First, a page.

Bitterwater Creek

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Coordinates: 35°38′30″N 119°57′03″W / 35.64167°N 119.95083°W / 35.64167; -119.95083
Bitterwater Creek, (Arroyo de Matarano [1])
stream
Name origin: Spanish
Country United States
State California
Region San Luis Obispo County, Kern County
Tributaries
 - left Ceder Canyon Creek
Source source
 - coordinates 35°27′32″N 120°00′48″W / 35.45889°N 120.01333°W / 35.45889; -120.01333 [2][3][4]
Source confluence confluence
 - location at the junction of Walnut Creek and Yeguas Creek., San Luis Obispo County
 - elevation 2,231 ft (680 m)
 - coordinates 35°27′32″N 120°00′48″W / 35.45889°N 120.01333°W / 35.45889; -120.01333
Mouth mouth
 - location flows into Antelope Valley 4 miles southeast of Point of Rocks., Kern County
 - elevation 735 ft (224 m) [2]
 - coordinates 35°38′30″N 119°57′03″W / 35.64167°N 119.95083°W / 35.64167; -119.95083 [2]

Bitterwater Creek, formerly Arroyo de Matarano (Matarano Creek), is a stream with its source located at the junction of Walnut Creek and Yeguas Creek in San Luis Obispo County, west of the Temblor Range and east of the Carrizzo Plain in the San Andreas Rift Zone. It flows northwest in the Rift Zone then northeast through the Temblor Range, passing south of the Shale Hills, into Antelope Valley 4 miles southeast of Point of Rocks.[2]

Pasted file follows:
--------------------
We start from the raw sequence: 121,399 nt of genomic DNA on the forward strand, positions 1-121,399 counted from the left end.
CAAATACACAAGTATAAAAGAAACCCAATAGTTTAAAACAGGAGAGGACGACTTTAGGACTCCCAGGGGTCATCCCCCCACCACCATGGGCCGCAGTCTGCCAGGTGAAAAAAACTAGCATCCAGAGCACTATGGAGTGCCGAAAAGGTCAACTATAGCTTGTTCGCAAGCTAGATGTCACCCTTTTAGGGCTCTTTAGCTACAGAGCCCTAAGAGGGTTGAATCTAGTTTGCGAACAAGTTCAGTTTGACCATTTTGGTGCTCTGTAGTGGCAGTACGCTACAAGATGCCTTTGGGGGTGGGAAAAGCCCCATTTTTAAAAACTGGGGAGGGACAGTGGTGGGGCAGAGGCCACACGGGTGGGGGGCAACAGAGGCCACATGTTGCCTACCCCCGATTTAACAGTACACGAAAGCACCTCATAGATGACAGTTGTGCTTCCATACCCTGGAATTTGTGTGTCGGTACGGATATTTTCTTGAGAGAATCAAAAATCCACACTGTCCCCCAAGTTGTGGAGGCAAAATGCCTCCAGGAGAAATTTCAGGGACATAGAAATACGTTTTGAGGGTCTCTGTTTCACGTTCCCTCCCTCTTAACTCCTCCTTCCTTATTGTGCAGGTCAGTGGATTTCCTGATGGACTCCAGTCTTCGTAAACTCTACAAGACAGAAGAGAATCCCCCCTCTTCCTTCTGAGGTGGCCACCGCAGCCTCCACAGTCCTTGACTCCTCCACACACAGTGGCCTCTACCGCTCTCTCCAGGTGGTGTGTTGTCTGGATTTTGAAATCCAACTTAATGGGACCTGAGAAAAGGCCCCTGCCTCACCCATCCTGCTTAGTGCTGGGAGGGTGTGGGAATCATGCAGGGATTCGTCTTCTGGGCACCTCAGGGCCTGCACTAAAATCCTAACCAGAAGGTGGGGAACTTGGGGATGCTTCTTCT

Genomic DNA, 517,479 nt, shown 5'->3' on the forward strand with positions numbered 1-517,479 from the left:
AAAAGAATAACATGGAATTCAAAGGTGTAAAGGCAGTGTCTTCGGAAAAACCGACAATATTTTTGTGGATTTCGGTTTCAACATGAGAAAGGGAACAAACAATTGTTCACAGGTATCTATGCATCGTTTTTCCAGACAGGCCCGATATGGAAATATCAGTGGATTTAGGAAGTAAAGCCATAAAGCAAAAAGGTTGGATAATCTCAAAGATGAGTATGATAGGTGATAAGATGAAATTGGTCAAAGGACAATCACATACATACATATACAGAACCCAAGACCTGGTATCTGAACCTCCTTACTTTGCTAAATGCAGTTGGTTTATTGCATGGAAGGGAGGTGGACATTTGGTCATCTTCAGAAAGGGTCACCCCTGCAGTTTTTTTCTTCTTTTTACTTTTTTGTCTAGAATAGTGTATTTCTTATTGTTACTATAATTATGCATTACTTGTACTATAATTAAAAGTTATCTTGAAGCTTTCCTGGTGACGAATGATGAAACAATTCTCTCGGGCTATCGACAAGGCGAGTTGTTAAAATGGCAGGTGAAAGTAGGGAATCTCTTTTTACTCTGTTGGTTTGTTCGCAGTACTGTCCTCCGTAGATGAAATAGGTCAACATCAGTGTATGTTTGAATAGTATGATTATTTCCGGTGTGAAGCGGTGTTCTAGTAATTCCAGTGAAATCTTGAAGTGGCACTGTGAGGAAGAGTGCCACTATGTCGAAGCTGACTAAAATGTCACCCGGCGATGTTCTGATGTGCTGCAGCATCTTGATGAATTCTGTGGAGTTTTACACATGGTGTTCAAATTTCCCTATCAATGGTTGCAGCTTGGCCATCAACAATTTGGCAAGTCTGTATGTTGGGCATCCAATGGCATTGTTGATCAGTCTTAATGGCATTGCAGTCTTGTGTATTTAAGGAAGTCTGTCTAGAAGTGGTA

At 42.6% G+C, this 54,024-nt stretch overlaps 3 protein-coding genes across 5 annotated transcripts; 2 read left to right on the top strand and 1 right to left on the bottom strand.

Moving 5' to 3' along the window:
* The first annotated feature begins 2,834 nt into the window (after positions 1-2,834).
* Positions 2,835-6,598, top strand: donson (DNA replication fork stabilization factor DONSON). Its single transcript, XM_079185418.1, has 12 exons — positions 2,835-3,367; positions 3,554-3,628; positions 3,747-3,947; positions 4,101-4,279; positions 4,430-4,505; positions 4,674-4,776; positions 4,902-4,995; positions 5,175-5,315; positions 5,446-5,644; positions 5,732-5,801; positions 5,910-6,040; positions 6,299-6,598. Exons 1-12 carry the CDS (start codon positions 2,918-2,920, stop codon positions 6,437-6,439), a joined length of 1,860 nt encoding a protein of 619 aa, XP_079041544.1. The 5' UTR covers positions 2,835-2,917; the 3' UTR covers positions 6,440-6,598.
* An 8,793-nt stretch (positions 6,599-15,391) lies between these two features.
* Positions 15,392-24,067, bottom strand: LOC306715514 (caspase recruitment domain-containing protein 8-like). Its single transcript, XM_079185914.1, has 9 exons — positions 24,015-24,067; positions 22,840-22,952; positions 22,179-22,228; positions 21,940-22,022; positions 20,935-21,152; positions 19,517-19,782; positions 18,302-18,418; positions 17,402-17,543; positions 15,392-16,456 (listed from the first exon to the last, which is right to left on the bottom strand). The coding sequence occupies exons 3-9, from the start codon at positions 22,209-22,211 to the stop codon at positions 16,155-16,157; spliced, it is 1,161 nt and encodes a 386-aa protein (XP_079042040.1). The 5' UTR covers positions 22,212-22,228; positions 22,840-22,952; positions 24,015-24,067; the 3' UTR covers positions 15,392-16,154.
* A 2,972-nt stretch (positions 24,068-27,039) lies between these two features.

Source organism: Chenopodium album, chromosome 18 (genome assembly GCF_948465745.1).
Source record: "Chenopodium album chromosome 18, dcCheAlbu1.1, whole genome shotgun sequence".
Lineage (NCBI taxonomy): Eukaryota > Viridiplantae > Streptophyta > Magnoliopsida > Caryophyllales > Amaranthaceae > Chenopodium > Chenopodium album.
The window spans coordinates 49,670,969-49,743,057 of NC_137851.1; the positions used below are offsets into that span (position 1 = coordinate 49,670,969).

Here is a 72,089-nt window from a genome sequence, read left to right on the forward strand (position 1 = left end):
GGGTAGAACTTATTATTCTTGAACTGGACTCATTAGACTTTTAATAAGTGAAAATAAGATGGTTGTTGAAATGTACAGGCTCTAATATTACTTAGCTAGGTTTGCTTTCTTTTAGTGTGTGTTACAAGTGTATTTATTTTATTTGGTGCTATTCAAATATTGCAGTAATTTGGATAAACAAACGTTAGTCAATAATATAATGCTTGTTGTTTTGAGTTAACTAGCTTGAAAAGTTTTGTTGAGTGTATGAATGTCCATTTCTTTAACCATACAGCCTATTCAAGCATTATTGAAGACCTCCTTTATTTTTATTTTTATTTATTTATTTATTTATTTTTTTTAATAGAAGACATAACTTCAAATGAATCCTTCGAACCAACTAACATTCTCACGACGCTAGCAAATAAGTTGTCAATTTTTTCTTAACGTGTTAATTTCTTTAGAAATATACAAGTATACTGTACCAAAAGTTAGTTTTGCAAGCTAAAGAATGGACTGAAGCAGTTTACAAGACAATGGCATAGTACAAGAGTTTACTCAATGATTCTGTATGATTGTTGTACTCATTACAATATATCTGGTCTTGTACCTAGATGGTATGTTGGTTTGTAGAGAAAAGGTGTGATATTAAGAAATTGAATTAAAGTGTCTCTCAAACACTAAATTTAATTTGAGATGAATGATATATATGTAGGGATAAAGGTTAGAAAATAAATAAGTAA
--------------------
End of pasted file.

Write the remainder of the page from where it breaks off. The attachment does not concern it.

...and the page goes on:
History[edit]

Arroyo de Matarano was a place on El Camino Viejo between Aguaje Del Diablo to the south and Las Tinajas de Los Indios to the north, east of Point of Rocks.[1] This stream was named for Juan Matarano, a well known mid 19th century mesteñero or "mustang runner" of the west side of the southern San Joaquin Valley region. The Corral de Matarano named for him,[5] lay below the mouth of the Arroyo. It was in a sandstone formation that made a natural stone corral. Openings in the enclosure were blocked by man made low stone walls, and was used to corral horses, cattle and sheep. Water here could usually only be found up stream eight miles to the west, at Ceder Canyon, a mile more distant than the water at Las Tinajas de Los Indios.[6] Later the name of the Creek was officially made Bitterwater Creek for the taste of its waters, in March 1909 by the U.S. Board on Geographic Names.[2]

References[edit]

  1. ^ a b - Mildred Brooke Hoover, Mildred Brooke Hoover, Historic spots in California, Stanford University Press, Stanford, 1990, p.123
  2. ^ a b c d e U.S. Geological Survey Geographic Names Information System: Bitterwater Creek
  3. ^ U.S. Geological Survey Geographic Names Information System: Walnut Creek
  4. ^ U.S. Geological Survey Geographic Names Information System: Yeguas Creek
  5. ^ Frank Forrest Latta, Joaquín Murrieta And His Horse Gangs, Bear State Books, Santa Cruz, 1980, pp. 84, 454
  6. ^ Frank F. Latta, "EL CAMINO VIEJO á LOS ANGELES" - The Oldest Road of the San Joaquin Valley; Bear State Books, Exeter, 2006, p.10